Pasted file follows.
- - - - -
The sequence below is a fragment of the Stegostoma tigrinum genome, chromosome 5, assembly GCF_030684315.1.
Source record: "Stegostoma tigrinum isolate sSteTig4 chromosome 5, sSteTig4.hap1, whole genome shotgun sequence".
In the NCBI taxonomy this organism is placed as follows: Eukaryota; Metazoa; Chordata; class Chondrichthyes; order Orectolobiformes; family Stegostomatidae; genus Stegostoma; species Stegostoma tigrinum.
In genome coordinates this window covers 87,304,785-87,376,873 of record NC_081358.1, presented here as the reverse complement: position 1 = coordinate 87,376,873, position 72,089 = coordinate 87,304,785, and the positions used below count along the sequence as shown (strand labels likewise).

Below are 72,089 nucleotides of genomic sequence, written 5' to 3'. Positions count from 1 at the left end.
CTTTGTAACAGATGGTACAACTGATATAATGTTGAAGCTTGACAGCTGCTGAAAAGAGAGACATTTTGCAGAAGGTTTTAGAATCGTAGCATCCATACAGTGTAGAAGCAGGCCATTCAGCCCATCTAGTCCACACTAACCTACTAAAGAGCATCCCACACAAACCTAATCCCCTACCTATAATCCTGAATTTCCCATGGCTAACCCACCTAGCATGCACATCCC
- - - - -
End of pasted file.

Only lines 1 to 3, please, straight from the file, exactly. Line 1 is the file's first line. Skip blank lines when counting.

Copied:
The sequence below is a fragment of the Stegostoma tigrinum genome, chromosome 5, assembly GCF_030684315.1.
Source record: "Stegostoma tigrinum isolate sSteTig4 chromosome 5, sSteTig4.hap1, whole genome shotgun sequence".
In the NCBI taxonomy this organism is placed as follows: Eukaryota; Metazoa; Chordata; class Chondrichthyes; order Orectolobiformes; family Stegostomatidae; genus Stegostoma; species Stegostoma tigrinum.